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ROS package for dynamic obstacle avoidance for ground robots trained with deep RL
Python Jupyter Notebook CMake Other
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cadrl_ros (Collision Avoidance with Deep RL)

ROS implementation of a dynamic obstacle avoidance algorithm trained with Deep RL 20 agent circle


M. Everett, Y. Chen, and J. P. How, "Motion Planning Among Dynamic, Decision-Making Agents with Deep Reinforcement Learning", IEEE/RSJ International Conference on Intelligent Robots and Systems (IROS), 2018

Paper: Video:


  address = {Madrid, Spain},
  author = {Everett, Michael and Chen, Yu Fan and How, Jonathan P.},
  booktitle = {IEEE/RSJ International Conference on Intelligent Robots and Systems (IROS)},
  date-modified = {2018-10-03 06:18:08 -0400},
  month = sep,
  title = {Motion Planning Among Dynamic, Decision-Making Agents with Deep Reinforcement Learning},
  year = {2018},
  url = {},
  bdsk-url-1 = {}


  • TensorFlow is required (tested with version 1.4.0)

  • numpy is required

  • ROS is optional (tested with Kinetic on Ubuntu 16.04)

  • ford_msgs if you're using ROS, for our custom msg definitions.

General Notes:

The main contribution of this software is the file and trained model parameters (TensorFlow checkpoints). Those contain the policy as reported in our paper and enables other reasearchers to easily compare future algorithms.

To make it easy to understand the flow of the code, we provide an example in scripts/ga3c_cadrl_demo.ipynb, in the form of a Jupyter notebook. This can be used just as a reference, but if you want to edit the file, make sure Jupyter is installed in your tensorflow virtualenv to be sure it will work.

To Run Jupyter Notebook (minimum working example of algorithm)

This assumes you have nvidia-docker installed already. Might work with regular docker with minor changes.

git clone

That will start an instance of the docker container, and output a Jupyter notebook URL. Copy the URL into a browser, navigate to cadrl_ros/scripts and open ga3c_cadrl_demo.ipynb.

Tensorflow and other deps are already installed in the docker container you just built, so the notebook should "just work."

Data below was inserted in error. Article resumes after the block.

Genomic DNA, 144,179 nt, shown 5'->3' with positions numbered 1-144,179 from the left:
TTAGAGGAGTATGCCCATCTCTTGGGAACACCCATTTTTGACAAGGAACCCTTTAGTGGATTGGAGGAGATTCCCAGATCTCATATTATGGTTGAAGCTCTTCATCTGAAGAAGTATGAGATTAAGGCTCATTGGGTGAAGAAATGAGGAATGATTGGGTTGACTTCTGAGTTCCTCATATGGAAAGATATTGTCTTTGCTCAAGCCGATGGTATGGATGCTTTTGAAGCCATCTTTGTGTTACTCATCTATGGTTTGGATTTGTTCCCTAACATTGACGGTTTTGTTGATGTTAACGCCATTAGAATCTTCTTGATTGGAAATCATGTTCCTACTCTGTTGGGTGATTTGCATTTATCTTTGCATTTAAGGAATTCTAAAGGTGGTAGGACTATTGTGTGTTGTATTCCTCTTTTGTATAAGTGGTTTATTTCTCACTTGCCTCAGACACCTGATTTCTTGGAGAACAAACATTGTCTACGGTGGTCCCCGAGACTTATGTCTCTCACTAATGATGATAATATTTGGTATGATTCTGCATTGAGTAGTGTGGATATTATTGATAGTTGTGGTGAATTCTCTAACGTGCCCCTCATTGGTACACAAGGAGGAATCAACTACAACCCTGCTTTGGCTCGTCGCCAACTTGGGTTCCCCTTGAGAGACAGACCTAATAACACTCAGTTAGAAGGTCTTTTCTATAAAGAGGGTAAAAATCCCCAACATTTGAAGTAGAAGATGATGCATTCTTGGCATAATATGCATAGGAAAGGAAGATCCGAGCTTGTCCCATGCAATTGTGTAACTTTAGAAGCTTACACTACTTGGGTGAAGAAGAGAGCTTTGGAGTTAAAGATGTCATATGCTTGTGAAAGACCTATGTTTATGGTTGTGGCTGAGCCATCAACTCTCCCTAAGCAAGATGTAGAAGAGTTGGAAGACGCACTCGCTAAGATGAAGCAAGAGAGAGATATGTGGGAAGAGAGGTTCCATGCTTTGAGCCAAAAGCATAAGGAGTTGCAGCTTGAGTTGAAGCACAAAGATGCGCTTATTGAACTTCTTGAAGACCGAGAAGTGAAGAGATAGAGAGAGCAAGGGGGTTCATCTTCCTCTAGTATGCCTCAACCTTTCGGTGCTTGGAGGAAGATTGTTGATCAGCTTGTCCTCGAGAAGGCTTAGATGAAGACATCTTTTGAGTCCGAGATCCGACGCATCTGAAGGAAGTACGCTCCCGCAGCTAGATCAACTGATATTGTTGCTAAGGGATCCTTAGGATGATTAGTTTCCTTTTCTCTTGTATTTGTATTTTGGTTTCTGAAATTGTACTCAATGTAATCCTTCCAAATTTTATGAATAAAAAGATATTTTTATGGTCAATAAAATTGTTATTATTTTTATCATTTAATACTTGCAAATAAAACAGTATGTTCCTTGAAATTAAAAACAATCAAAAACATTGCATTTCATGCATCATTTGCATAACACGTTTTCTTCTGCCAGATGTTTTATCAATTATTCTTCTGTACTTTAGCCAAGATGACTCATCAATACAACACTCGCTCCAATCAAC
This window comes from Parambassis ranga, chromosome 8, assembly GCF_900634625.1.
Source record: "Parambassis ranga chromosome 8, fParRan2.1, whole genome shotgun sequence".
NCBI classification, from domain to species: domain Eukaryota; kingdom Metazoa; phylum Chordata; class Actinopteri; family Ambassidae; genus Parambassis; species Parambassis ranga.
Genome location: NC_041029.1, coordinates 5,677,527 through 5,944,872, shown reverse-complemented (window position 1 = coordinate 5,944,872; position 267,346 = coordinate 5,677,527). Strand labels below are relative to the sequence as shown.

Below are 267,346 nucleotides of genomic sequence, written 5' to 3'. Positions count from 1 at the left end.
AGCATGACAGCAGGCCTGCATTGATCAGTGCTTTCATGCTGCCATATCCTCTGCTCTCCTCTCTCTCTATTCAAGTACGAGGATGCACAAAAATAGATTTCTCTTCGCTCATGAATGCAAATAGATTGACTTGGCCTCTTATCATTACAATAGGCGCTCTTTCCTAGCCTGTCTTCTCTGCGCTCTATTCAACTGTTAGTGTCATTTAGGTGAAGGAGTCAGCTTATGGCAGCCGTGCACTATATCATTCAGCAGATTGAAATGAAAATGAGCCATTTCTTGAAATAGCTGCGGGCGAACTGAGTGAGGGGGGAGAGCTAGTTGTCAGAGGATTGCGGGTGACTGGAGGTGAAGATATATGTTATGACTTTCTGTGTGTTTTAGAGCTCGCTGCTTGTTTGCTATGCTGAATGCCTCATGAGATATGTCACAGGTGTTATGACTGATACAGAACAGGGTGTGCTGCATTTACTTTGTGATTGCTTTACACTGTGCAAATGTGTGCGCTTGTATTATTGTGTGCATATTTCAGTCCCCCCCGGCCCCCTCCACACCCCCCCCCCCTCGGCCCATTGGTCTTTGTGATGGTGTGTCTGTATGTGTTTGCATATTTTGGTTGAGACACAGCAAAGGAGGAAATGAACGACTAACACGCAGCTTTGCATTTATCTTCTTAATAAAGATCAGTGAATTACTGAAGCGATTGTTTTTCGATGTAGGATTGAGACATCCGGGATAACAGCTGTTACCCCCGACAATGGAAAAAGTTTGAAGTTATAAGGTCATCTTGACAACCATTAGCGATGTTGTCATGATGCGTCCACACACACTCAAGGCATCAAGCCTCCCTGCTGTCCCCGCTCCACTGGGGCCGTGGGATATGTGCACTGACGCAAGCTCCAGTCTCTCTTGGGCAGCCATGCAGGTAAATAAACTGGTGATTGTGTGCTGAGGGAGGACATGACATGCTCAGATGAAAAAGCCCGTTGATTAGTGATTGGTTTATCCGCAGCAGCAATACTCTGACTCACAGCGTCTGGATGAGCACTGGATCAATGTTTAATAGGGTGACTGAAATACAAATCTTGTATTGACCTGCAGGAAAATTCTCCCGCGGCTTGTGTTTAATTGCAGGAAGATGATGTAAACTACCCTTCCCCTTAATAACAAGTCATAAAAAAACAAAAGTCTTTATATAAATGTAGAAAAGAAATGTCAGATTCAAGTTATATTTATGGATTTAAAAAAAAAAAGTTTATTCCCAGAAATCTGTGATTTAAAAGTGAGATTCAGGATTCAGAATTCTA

ROS Notes:

We also provide a ROS implementation that we tested on a Clearpath Jackal ground robot. This node is just one module of the software required for autonomous navigation among dynamic obstacles, and much of it is written as to integrate with our system. The ROS node as written may not be particularly useful for other systems, but should provide an example of how one might connect the modules to test our learned collision avoidance policy on hardware. For example, other systems likely have different representation formats for dynamic obstacles as extracted from their perception system, but it should be straightforward to just replace our cbClusters method with another one, as long as the same information makes it into the state vector when the policy is queried. We recommend looking at the Jupyter notebook first.

The algorithm was trained with goals set to be <10m from the agent's start position, so it would be necessary to provide this system with local subgoals if it were to be tested in a long journey. For short distances, say in an open atrium, this is probably not necessary.

To Run ROS version:

Clone and build this repo and its dependency (assume destination is ~/catkin_ws/src)

cd ~/catkin_ws/src
git clone
git clone -b dev
cd ~/catkin_ws && catkin_make

Connect inputs/outputs of your system to launch/cadrl_node.launch

Subscribed Topics:
Published Topics:
  • ~nn_cmd_vel [geometry_msgs/Twist] Robot's commanded twist (linear, angular speed) according to network's output

  • The other published topics are just markers for visualization

    • ~pose_marker shows yellow rectangle at position according to ~pose
    • ~path_marker shows red trajectory according to history of ~pose
    • ~goal_path_marker shows blue arrow pointing toward position of commanded velocity 1 second into future
    • ~agent_markers shows orange cylinders at the positions/sizes of nearby agents
  • TODO: remove other_agents_marker, other_vels

  • ~jackal_speed Robot's preferred speed (m/s) - tested below 1.2m/s (and trained to be optimized near this speed)


As mentioned in the paper, we provide a few datasets that might be useful to researchers hoping to train NNs for collision avoidance. Please find the files in this Dropbox folder, along with instructions for use.

The test cases used in the paper are posted in this Dropbox folder. These contain initial positions, goal positions, preferred speed, radius settings for each test case, and are separated by number of agents. They were randomly generated in a way to produce reasonably interesting scenarios to evaluate the algorithms, but since they are random, some may be really easy or boring.

Primary code maintainer:

Michael Everett (

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